2013 (September) Background progress A team working under Professor José-Alain Sahel implants an artificial retina known as “Pixium Vision” into a blind patient who went on to recover partial vision.[157]:26
2013 (October) Transhumanism politics The political party Alianza Futurista ALFA is founded in Spain with transhumanist goals and ideals inscribed in its statutes.[158] Its founders are interested in promoting transhumanist ideas and using technology to enhance the human condition. ALFA would focus on issues related to technology, science, and the future, and would seek to promote transhumanist ideas within the Spanish political system. It would fail to be particularly successful in terms of electoral results, and would not have a significant impact on the Spanish political landscape. However, it would gain some attention within the transhumanist community, contributing to the development of transhumanist ideas in Spain. Spain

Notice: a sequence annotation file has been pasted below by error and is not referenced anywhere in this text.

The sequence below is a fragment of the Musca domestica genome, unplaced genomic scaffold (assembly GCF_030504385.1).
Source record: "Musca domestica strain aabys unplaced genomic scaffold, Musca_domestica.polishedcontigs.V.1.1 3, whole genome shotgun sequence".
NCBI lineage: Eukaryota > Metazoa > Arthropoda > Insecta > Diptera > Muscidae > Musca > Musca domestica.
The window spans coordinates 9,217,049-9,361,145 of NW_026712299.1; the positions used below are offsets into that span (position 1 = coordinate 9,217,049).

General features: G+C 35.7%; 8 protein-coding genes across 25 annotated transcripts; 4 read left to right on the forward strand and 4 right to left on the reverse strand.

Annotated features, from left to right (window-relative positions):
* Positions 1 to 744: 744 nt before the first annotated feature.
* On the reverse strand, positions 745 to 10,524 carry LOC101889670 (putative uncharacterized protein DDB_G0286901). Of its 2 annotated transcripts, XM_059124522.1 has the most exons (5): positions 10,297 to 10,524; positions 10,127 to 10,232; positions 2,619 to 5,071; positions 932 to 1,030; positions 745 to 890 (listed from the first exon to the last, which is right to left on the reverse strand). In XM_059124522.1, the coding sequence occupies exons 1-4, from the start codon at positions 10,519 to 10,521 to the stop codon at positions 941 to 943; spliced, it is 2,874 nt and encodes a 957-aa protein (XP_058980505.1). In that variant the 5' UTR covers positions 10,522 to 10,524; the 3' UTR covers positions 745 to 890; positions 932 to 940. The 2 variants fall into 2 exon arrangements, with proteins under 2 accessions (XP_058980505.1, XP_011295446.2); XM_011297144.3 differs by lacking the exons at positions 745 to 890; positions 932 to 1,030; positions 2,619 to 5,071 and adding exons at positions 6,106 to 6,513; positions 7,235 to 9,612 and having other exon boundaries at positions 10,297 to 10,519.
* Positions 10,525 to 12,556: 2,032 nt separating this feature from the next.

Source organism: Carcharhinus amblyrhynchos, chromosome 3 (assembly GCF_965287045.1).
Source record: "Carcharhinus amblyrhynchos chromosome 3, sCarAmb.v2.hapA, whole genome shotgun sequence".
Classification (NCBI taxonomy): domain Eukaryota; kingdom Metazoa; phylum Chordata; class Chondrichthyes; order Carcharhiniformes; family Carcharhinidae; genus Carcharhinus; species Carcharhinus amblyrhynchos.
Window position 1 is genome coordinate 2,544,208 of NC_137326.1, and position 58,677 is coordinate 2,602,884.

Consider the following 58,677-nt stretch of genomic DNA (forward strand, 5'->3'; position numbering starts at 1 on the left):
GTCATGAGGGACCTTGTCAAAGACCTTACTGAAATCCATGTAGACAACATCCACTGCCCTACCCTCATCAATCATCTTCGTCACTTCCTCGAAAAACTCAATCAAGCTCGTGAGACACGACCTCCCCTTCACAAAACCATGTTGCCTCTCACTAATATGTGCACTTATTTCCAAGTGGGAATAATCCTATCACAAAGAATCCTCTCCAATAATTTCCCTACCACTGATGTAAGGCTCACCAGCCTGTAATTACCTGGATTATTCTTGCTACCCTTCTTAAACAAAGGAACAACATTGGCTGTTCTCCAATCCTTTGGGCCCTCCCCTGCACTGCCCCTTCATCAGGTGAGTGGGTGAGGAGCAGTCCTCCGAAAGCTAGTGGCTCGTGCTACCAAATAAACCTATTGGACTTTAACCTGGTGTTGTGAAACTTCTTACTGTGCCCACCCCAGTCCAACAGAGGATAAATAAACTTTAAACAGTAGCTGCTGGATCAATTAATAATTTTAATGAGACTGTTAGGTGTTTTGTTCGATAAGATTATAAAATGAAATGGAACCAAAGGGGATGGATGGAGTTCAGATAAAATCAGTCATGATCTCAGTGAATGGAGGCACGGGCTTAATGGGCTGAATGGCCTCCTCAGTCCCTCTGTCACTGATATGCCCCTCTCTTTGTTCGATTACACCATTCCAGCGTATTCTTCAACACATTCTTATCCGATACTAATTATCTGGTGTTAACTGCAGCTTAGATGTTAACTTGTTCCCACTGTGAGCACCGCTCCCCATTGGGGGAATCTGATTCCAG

2013 Transhumanism Literature American transhumanist Zoltan Istvan publishes philosophical science fiction novel The Transhumanist Wager. Istvan writes:
The bold code of the transhumanist will rise. That's an inevitable, undeniable fact. It's embedded in the undemocratic nature of technology and our own teleological evolutionary advancement. It is the future. We are the future like it or not. And it needs to molded, guided, and handled correctly by the strength and wisdom of transhumanist scientists with their nations and resources standing behind them, facilitating them. It needs to be supported in a way that we can make a successful transition into it, and not sacrifice ourselves—either by its overwhelming power or by a fear of harnessing that power. You need to put your resources into the technology. Into our education system. Into our universities, industries, and ideas. Into the strongest of our society. Into the brightest of our society. Into the best of our society So that we can attain the future.[159]
United States
2013 (December 18) Background progress A patient with terminal heart failure receives an artificial heart implant designed by the firm Carmat. Some consider him the first cyborg.[157]:29